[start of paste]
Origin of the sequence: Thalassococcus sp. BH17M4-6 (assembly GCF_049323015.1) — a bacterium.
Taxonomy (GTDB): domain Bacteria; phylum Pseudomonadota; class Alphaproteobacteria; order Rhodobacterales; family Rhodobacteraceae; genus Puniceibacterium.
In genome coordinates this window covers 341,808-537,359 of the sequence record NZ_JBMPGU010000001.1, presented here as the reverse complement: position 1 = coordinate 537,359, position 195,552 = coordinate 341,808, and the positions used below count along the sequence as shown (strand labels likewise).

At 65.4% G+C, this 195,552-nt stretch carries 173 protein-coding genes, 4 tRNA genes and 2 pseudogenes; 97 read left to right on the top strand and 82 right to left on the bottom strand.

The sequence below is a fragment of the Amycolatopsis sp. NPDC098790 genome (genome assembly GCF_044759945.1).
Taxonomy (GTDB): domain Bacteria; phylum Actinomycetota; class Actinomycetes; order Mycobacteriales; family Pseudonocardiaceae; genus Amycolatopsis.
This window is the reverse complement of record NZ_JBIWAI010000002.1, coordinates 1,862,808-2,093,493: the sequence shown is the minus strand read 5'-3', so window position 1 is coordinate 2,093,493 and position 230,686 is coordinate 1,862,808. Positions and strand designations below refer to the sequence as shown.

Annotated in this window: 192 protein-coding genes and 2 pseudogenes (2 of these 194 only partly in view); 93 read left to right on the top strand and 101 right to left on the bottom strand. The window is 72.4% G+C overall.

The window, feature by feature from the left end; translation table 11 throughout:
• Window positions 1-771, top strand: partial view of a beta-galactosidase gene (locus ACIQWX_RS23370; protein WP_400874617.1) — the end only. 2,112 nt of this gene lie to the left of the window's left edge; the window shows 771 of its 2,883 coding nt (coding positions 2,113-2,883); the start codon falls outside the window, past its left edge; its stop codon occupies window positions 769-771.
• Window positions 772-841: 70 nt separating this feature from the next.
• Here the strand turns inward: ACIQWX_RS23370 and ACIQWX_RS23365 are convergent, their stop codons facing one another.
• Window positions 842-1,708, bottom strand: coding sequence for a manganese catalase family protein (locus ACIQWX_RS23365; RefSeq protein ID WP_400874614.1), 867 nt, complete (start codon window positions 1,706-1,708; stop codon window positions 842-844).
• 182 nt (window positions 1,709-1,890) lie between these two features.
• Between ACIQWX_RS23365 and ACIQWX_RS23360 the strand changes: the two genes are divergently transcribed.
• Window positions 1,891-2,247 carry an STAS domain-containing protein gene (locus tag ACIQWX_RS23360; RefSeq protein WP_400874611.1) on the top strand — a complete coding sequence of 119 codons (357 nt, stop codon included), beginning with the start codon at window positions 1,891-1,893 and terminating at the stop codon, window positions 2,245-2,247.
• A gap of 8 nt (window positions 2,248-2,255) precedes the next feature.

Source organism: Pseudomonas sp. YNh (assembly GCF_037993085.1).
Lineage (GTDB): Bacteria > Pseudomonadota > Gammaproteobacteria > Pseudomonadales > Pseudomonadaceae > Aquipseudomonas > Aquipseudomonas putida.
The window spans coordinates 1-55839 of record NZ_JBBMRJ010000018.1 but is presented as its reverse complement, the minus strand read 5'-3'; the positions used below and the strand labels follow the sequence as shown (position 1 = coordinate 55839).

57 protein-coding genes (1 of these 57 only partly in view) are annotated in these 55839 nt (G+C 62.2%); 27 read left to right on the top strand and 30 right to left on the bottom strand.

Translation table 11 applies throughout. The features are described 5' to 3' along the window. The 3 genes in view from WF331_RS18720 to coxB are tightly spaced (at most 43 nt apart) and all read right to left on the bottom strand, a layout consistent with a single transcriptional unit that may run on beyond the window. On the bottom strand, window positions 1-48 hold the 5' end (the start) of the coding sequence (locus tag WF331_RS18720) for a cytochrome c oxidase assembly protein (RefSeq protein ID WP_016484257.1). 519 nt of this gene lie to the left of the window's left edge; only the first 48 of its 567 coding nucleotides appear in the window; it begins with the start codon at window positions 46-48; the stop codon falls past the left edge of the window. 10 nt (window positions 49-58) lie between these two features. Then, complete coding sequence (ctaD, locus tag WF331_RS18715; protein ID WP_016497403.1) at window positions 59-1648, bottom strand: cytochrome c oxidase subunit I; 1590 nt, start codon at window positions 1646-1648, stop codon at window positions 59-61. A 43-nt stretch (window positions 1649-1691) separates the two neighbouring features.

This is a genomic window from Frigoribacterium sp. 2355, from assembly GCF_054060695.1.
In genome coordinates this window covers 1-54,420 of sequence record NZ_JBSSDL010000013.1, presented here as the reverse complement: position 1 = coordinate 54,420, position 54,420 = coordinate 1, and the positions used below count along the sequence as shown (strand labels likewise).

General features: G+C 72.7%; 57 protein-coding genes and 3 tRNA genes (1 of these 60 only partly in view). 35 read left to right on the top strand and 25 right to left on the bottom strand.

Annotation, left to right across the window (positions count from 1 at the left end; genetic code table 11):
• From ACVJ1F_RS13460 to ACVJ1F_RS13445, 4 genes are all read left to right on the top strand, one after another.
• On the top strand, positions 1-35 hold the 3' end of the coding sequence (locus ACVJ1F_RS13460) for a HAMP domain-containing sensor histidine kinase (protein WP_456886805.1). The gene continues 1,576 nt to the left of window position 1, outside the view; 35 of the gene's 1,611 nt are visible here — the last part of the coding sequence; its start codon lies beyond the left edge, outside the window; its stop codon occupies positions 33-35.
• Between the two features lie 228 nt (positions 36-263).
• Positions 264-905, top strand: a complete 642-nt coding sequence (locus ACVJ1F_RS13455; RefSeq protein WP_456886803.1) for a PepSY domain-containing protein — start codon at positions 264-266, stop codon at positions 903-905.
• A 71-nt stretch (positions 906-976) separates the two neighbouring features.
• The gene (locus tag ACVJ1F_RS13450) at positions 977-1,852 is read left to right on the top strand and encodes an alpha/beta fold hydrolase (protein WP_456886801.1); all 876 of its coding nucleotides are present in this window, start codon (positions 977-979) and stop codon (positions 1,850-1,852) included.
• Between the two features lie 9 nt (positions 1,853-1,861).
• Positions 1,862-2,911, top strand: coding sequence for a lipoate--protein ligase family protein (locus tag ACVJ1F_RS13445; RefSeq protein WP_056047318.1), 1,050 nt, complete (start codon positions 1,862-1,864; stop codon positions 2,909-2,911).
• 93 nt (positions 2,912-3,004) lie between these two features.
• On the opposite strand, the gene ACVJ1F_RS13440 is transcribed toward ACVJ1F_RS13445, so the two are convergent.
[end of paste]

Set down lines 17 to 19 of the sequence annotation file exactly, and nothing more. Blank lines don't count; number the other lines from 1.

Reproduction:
• A gap of 8 nt (window positions 2,248-2,255) precedes the next feature.

Source organism: Pseudomonas sp. YNh (assembly GCF_037993085.1).
Lineage (GTDB): Bacteria > Pseudomonadota > Gammaproteobacteria > Pseudomonadales > Pseudomonadaceae > Aquipseudomonas > Aquipseudomonas putida.